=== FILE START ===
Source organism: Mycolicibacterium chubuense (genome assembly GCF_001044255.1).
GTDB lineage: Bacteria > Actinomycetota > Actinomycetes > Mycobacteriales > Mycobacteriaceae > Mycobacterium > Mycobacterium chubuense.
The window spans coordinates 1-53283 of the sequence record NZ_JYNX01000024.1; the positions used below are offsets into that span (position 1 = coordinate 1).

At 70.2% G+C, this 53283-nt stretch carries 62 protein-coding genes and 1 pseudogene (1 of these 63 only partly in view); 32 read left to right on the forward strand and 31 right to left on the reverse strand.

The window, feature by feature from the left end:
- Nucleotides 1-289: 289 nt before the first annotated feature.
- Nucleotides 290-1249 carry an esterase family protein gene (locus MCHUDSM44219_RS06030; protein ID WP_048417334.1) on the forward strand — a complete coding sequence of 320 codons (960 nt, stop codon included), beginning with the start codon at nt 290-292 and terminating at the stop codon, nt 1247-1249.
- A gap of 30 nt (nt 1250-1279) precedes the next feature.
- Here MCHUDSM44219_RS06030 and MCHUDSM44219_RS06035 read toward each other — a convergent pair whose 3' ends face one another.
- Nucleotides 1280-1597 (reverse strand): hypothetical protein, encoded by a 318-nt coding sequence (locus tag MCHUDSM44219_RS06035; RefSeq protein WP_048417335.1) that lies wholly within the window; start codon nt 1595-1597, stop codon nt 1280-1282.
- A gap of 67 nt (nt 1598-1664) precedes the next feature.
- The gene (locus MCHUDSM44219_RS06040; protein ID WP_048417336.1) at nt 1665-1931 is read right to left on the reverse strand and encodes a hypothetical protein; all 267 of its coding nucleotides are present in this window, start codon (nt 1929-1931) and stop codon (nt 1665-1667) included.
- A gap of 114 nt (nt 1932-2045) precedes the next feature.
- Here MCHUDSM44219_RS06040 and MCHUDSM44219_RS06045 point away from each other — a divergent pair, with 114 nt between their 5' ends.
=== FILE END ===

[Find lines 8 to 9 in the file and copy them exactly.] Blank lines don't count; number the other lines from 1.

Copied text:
- A gap of 30 nt (nt 1250-1279) precedes the next feature.
- Here MCHUDSM44219_RS06030 and MCHUDSM44219_RS06035 read toward each other — a convergent pair whose 3' ends face one another.